like a locomotive grinding up a mountain grade

and the hiss of the frother,

spoon clinking against cup.

I hear the thump of squirrel paws

landing on the roof

and a rustling of privet leaves

on the limb he just leapt from.

I hear the silence

in a city without electricity,

the gurgle of receding floodwaters,

the last, labored rasp of the old woman

in the convalescent home.

I hear the clap and roar

of the departing helicopter,

the moans of those left behind,

barely make out the whisper

of a knife pulled from its sheath.

I hear the startled cry of the child

when another aftershock shakes her world,

the creak and clatter of shifting rubble,

the crinkle of plastic

as an empty water bottle is crunched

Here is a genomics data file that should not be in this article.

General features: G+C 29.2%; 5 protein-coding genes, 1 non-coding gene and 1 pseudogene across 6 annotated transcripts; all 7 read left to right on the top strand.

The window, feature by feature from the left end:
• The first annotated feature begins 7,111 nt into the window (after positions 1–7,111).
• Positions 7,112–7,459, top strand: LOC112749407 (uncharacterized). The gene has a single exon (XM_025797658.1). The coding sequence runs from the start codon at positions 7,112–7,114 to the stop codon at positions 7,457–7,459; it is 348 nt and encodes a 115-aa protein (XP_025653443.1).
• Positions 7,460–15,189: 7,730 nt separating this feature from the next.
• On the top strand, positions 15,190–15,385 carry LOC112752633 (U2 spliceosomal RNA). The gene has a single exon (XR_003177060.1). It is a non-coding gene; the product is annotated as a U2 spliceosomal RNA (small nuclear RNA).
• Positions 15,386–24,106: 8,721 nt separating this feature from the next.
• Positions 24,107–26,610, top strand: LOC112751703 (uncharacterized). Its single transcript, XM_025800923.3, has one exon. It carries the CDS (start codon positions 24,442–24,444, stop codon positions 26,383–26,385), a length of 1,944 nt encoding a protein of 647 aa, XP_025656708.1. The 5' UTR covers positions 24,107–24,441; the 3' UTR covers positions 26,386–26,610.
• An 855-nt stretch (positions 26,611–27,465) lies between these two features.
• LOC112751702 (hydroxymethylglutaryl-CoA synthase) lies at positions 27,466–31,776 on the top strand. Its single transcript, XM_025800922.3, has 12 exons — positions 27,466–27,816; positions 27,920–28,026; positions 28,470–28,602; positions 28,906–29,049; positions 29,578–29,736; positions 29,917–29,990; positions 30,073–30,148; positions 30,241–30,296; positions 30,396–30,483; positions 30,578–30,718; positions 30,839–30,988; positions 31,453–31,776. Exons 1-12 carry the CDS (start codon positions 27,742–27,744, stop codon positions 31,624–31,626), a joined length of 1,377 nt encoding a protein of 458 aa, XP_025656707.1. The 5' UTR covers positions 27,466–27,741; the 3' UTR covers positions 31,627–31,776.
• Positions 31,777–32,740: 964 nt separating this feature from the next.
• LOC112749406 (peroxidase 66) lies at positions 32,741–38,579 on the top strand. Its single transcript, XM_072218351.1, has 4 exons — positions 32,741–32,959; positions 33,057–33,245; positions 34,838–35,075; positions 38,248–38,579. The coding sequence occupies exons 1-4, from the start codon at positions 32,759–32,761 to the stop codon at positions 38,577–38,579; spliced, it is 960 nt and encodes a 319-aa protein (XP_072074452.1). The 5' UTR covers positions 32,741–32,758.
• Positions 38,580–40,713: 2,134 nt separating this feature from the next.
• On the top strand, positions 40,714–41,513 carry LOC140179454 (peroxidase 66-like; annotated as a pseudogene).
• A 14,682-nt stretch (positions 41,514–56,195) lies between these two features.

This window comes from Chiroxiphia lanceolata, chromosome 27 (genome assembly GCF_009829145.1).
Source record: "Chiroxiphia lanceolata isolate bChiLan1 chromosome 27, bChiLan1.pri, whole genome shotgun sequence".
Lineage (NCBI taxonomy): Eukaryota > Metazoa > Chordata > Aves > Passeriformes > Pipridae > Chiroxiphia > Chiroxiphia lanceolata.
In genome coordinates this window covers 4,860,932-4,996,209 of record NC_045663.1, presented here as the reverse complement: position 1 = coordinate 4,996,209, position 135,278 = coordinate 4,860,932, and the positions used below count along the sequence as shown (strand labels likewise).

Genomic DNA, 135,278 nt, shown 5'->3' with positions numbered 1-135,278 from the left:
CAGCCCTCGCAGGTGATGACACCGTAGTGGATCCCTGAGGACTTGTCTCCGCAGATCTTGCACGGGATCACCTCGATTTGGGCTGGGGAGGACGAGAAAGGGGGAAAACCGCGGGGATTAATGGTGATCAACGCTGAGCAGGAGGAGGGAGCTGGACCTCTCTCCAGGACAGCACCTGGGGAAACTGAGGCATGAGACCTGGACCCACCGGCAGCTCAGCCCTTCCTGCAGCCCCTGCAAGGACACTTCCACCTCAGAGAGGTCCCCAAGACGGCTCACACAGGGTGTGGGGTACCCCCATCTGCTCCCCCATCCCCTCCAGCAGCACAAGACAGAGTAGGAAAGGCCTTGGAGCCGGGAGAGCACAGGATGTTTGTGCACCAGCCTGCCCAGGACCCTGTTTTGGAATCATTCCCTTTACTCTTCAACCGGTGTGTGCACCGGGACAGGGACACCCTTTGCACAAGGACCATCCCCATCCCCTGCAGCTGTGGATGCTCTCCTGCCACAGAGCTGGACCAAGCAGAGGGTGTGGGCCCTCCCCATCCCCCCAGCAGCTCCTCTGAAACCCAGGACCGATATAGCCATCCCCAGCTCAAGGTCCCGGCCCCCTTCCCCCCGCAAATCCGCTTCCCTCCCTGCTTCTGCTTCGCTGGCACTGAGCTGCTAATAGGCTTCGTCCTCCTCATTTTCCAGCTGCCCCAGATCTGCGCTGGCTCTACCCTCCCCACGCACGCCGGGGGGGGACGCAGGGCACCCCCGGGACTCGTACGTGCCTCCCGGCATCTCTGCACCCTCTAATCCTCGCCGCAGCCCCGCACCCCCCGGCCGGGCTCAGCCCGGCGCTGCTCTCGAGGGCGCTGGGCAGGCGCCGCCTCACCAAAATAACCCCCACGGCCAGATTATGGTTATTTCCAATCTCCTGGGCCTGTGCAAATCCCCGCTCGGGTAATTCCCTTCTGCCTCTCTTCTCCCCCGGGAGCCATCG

and tossed on a pile of trash.

I hear the crackle of wildfire

and roaring wind the fire itself creates,

the pop of exploding pinecones,

stamp of boots on earth,

a curse.

I hear the clackety clack

of the Giant Dipper gripping the track,

the cries of thrilled delight

when it crests the hill

and races gravity down.

I hear cheerful old tunes

on the antique organ

urging Looff’s painted ponies on

in their eternal loop,

the clatter of metal rings 

tossed towards the clown’s gaping mouth.

I hear gulls and waves breaking,

sand lapping seawater,

the ocean’s own merry-go-round.

I hear the surf

like the heartbeat of the earth

I hear the surf.

Inspired by the poet’s question to himself, “What do you hear Walt Whitman?” in his poem “Salut au Monde!”

A Clanging Cymbal

The rumble and buzz of cars

that blots out birdsong

is but one bleating sound

in a constellation of noise,

a devil (if I believed in the devil)-

designed distraction from

the voice in the cave

of my heart

that I do believe in.